13 Articles of Confederation Approved November 15, 1777Est. “a firm league of friendship” between the statesNeeded the ratification of the 13 statesMarch 1, 1781 Second Continental Congress declared the Articles effective
14 Articles of Confederation Powers of Congress:Make war and peaceSend and receive ambassadorsMake treatiesBorrow moneySet up a money systemEst. post officesBuild a navyRaise an army by asking the states for troopsFix uniform standards of weights and measuresSettle disputes amoung the states
15 Articles of Confederation States Obligations:Pledge to obey the Articles and Acts of the CongressProvide the funds and troops requested by the congressTreat citizens of other states fairly and equallyGive full faith and credit to public acts, records, and judicial proceedingsSubmit disputes to congress for settlementAllow open travel and trade b/w and among statesPrimarily responsible for protecting life and propertyAccountable for promoting the general welfare of the people
17 Critical Period, the 1780’sRevolutionary War ended on October 19, 1781Signed the Treaty of ParisWith Peace comes hardshipsEconomic problemsPolitical problemsProblems a result of the weaknesses of AofC
18 Critical Period, the 1780’s Problems included Shay’s Rebellion Central government who could not actStates entering into treatiesStates taxing on goods and banning tradeDebts, public and private were unpaidShay’s RebellionFarmers were losing their landShut down courtsLed and attack on Federal arsenalMass. State legislature eases the burden of debtors
19 NEED for a Strong Central Government Two states meet to discuss Trade issuesMaryland and VirginiaMeet at Mount VernonThe meeting was so successful that the Virginia General Assembly requested a meeting of all thirteen States, which eventually became the Constitutional Convention in Philadelphia.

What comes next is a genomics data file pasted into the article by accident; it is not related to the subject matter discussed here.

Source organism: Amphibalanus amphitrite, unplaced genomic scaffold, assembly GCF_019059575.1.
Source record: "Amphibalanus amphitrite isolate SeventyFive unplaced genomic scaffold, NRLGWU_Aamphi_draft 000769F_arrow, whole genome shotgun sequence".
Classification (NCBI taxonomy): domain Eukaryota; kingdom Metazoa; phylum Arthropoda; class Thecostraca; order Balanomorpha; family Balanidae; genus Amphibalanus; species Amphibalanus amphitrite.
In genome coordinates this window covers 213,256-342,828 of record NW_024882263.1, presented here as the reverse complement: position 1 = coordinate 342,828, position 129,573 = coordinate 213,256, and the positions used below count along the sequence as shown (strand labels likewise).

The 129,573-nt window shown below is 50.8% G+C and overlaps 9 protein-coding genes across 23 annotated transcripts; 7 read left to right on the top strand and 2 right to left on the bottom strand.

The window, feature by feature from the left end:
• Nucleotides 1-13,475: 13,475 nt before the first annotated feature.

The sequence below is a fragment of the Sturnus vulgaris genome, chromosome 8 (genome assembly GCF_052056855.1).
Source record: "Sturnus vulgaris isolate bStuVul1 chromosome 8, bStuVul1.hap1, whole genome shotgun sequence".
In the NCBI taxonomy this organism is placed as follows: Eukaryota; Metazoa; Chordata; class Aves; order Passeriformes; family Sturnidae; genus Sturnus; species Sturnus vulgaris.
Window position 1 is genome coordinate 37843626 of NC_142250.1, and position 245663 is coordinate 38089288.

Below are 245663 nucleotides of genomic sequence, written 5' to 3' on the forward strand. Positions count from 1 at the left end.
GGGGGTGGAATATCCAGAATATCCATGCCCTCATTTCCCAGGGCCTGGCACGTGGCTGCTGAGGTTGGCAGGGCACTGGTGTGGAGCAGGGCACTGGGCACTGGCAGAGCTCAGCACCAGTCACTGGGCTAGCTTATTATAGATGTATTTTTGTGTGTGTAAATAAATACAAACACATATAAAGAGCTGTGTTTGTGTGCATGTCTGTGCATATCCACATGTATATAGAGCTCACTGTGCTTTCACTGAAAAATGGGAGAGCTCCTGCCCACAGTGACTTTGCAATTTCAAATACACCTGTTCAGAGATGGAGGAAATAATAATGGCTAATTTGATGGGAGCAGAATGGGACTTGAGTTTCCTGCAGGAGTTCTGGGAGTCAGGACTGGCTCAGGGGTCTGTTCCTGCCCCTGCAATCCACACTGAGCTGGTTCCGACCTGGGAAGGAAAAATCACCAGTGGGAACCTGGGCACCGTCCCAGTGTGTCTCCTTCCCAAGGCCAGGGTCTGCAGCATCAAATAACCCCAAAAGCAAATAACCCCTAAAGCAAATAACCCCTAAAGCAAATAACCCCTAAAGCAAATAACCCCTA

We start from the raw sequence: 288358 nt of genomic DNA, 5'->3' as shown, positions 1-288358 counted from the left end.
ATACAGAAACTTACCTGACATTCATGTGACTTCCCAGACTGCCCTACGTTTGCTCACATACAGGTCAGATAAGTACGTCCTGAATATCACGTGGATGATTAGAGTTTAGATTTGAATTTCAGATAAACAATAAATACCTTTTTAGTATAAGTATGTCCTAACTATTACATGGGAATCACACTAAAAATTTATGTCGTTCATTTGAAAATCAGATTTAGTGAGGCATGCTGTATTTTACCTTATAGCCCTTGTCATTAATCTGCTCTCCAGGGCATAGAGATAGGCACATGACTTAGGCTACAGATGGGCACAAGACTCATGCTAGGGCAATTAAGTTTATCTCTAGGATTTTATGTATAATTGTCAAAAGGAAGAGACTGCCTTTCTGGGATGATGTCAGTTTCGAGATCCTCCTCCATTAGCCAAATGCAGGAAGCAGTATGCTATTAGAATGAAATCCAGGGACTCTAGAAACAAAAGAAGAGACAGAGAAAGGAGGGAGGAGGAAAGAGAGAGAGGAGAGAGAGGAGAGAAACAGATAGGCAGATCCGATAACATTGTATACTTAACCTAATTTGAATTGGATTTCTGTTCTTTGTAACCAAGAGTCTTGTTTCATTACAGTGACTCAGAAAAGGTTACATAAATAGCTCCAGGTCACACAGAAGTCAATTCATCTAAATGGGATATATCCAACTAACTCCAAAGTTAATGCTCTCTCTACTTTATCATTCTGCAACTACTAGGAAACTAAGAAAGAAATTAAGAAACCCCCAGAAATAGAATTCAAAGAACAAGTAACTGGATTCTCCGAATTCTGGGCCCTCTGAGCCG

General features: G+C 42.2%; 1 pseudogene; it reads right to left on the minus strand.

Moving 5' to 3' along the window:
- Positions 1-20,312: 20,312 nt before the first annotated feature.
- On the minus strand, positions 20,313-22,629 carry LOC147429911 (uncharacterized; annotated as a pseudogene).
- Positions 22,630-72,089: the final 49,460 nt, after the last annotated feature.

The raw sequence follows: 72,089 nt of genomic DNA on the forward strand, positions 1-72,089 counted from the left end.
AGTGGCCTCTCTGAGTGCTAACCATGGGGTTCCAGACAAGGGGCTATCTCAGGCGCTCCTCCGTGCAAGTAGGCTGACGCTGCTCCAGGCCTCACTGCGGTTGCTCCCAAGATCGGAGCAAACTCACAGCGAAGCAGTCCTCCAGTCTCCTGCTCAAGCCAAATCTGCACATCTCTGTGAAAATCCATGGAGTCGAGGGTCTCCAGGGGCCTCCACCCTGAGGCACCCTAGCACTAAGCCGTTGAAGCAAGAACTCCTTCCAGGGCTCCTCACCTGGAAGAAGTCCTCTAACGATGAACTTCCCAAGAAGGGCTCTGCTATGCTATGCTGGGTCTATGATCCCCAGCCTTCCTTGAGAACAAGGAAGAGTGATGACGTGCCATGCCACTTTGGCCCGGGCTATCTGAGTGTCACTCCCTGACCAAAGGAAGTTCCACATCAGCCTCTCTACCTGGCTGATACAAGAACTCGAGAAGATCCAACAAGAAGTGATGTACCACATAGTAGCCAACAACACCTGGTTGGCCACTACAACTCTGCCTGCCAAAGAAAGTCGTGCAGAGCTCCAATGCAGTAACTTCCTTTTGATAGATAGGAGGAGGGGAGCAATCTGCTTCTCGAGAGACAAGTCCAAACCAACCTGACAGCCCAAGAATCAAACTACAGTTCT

20 A meeting in Philadelphia Mid-February of 1787Seven states name delegatesDelaware, Georgia, New Hampshire, New Jersey, North Carolina, Pennsylvania, and VirginiaA meeting: Constitutional Convention
22 Leaders of the Philadelphia Convention James Madison was the co-author of the Articles of Confederation.Gouverneur Morris was a lawyer who helped develop the U.S. system of money.Alexander Hamilton was a lawyer who favored a strong central government.George Washington was the successful leader of the Continental Army.
23 Some famous leaders who were NOT at the Philadelphia Convention Patrick Henry said he “smelt a rat” and refused to attend.Samuel Adams and John Hancock were not selected as delegates by their states.Thomas Jefferson and Thomas Paine were in Paris.John Adams was on diplomatic missions to England and Holland.
24 Organization and Procedures Meet summer of 1787 in PhiladelphiaElected George Washington as president of the conventionMajority of States needed to conduct businessOne vote per State on all mattersMajority of votes needed to pass proposalsWorked in Secrecy
25 Father of the Constitution James Madison:Kept detail records of the conventionConventions Floor leaderContributed more to the constitution than any otherFull body settled all questions
26 The Virginia Plan: Called for a NEW Government Three Separate branches of governmentLegislature, Executive, and JudicialBicameral legislatureBased on population or money given to support the central governmentMembers of House of Reps = based on populationSenate = chosen by House from a list from the State LegislatureCongress would be given powers it had under the A of CVeto any State law that conflicted with National Law